by Nan Russell
Polar bears are known for fierceness and lack of natural
predators, although wolves and walruses can kill them. Feeding primarily on
seals, the hungry bear featured in a recent episode of Planet Earth, happened on
larger prey. Outweighed by the Atlantic walruses, with tusks that can reach
three feet long, the Polar bear sought to nuzzle, push and pry his way past a
mother to her calf, despite added protection from the walrus group.
Repeatedly, the bear bit the neck and body of the walrus. But grayish-brown
skin, up to two inches thick, protected her from the Polar bear's honed claws
and teeth. In the end, the bear lost more than that battle. Alone, exhausted and
unable to kill any of the hundred or more clustered walruses nearby, he
This interaction of the bear and the walrus reminded me of workplace
predators. You know the ones. Coworkers who knock others down for sport,
trivializing successes, throwing stones at accomplishments, and ridiculing
initiative as brown-nosing.
Coworker predators celebrate your missteps and failures, offering public jabs
as a way to ward off contenders. Their caustic teeth of jealously, and jagged
claws of success-envy, can painfully hit their mark in a forum fraught with
public scrutiny. Their messages can derail projects, reputations and careers.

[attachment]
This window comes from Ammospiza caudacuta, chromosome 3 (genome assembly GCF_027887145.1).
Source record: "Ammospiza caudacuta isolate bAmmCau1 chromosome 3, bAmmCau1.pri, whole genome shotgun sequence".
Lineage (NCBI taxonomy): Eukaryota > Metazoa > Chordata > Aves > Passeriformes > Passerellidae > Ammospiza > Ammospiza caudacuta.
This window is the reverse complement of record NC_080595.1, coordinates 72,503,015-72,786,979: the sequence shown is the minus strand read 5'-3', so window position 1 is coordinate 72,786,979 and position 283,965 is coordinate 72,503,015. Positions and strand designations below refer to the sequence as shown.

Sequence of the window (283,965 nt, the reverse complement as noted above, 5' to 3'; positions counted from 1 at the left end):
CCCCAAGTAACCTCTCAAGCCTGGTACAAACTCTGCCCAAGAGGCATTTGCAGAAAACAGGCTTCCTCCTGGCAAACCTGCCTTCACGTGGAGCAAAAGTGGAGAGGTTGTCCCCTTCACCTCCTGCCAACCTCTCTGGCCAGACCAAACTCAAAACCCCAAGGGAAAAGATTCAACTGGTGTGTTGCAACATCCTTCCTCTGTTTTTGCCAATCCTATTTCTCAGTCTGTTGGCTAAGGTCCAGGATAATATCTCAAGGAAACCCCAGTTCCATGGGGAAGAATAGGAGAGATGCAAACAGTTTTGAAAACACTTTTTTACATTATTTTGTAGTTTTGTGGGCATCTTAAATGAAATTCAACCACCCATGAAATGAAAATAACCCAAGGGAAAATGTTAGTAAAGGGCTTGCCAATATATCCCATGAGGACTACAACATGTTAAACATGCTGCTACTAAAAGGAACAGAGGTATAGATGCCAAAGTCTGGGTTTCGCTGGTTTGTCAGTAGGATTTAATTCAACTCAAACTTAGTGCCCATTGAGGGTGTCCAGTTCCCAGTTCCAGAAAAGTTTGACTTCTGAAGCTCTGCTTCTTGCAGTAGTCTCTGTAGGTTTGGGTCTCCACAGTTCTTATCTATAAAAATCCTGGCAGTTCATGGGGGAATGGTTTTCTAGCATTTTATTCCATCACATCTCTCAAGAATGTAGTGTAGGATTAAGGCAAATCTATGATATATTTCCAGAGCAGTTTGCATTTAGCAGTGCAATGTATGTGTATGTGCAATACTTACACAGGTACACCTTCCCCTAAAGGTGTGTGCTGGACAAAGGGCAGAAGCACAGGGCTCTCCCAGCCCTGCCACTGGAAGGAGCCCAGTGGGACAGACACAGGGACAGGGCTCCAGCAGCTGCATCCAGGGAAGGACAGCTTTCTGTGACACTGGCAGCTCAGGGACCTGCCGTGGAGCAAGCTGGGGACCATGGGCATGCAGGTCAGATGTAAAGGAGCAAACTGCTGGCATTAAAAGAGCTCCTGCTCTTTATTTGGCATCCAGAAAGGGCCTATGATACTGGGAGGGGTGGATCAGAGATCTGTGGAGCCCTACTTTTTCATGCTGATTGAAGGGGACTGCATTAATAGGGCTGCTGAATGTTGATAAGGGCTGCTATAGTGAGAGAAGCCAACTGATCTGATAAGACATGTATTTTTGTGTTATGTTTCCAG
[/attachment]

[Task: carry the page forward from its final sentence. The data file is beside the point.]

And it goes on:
They tear down others as a way of building themselves up, trading potential
substance and significance for sarcasm and snide remarks.
I've encountered my share of workplace predators, attacking, biting, and
clawing others to hinder success. They deliver reasons you won't, can't or
shouldn't try something, and their negative predictions cast doubt shadows.
Early in my career, I was cowered by the seeming strength of workplace
predators, retreating into more neutral positions or second-guessing my
thinking. The thinness of my confidence skin, soft and vulnerable, was an easy
target for them. Their attacks made me question my abilities, direction, and
contributions, at times feeling like they might even succeed in breaking my
spirit or pushing me from the environment.
But I finally realized their attacks came as a result of my competence,
success, and achievement. As my confidence grew, so did thicker skin, and it
became easier to withstand their attacks.
Workplace predators are not winning at working, since people who are never
tear down or attack others, even if their livelihood depends on it. Instead,
people who are winning at working are like walruses, developing their protective
thick skin in a group oriented approach. They do that through teamwork, results,
quality and self-esteem, growing denser skin with each success, achievement, and
Unfortunately, here's the reality - when you're winning at working, you're
going to have to deal with workplace predators. So, get yourself ready. Develop
behaviors that repel and weaken their antics. Grow the thickest skin possible by
your consistent performance, trust, integrity, and achievement. Cement your
strength with persistence, determination and passion.
Then, when they strike, practice Thomas Jefferson's words, "Nothing gives one
person so much advantage over another as to remain cool and unruffled under all
circumstances." Remember, unruffled walruses starve bears.
(c) 2007 Nan S. Russell. All rights reserved.
Nan Russell is a writer, columnist, small business owner and
online instructor. She is currently writing her first book, Winning at
Working: 10 Lessons Shared. For more information or to subscribe to her
eColumn, visit Nan's web site at